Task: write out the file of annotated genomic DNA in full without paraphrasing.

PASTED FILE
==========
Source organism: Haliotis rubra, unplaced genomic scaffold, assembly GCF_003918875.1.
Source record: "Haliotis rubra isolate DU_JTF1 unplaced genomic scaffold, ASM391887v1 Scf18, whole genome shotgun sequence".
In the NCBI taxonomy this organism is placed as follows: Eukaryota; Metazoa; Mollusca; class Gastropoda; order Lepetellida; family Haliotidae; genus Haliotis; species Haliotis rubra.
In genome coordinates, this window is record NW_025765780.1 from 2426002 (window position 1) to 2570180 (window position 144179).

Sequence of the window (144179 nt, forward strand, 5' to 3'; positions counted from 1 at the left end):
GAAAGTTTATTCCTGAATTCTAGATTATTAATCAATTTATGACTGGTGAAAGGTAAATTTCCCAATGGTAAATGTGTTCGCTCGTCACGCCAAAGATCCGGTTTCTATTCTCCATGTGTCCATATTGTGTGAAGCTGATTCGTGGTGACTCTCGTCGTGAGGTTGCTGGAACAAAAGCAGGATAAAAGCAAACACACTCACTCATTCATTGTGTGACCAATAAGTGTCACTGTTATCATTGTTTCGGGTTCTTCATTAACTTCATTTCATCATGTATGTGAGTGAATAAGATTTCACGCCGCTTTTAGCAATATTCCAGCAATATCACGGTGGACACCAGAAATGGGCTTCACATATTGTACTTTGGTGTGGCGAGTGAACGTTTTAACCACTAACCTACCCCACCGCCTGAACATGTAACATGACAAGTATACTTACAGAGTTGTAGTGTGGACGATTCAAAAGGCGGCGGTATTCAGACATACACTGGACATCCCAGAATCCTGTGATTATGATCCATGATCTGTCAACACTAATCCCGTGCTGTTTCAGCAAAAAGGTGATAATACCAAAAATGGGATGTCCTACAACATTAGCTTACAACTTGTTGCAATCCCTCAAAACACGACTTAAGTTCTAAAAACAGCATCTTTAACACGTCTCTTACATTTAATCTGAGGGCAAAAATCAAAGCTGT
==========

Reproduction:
Source organism: Haliotis rubra, unplaced genomic scaffold, assembly GCF_003918875.1.
Source record: "Haliotis rubra isolate DU_JTF1 unplaced genomic scaffold, ASM391887v1 Scf18, whole genome shotgun sequence".
In the NCBI taxonomy this organism is placed as follows: Eukaryota; Metazoa; Mollusca; class Gastropoda; order Lepetellida; family Haliotidae; genus Haliotis; species Haliotis rubra.
In genome coordinates, this window is record NW_025765780.1 from 2426002 (window position 1) to 2570180 (window position 144179).

Sequence of the window (144179 nt, forward strand, 5' to 3'; positions counted from 1 at the left end):
GAAAGTTTATTCCTGAATTCTAGATTATTAATCAATTTATGACTGGTGAAAGGTAAATTTCCCAATGGTAAATGTGTTCGCTCGTCACGCCAAAGATCCGGTTTCTATTCTCCATGTGTCCATATTGTGTGAAGCTGATTCGTGGTGACTCTCGTCGTGAGGTTGCTGGAACAAAAGCAGGATAAAAGCAAACACACTCACTCATTCATTGTGTGACCAATAAGTGTCACTGTTATCATTGTTTCGGGTTCTTCATTAACTTCATTTCATCATGTATGTGAGTGAATAAGATTTCACGCCGCTTTTAGCAATATTCCAGCAATATCACGGTGGACACCAGAAATGGGCTTCACATATTGTACTTTGGTGTGGCGAGTGAACGTTTTAACCACTAACCTACCCCACCGCCTGAACATGTAACATGACAAGTATACTTACAGAGTTGTAGTGTGGACGATTCAAAAGGCGGCGGTATTCAGACATACACTGGACATCCCAGAATCCTGTGATTATGATCCATGATCTGTCAACACTAATCCCGTGCTGTTTCAGCAAAAAGGTGATAATACCAAAAATGGGATGTCCTACAACATTAGCTTACAACTTGTTGCAATCCCTCAAAACACGACTTAAGTTCTAAAAACAGCATCTTTAACACGTCTCTTACATTTAATCTGAGGGCAAAAATCAAAGCTGT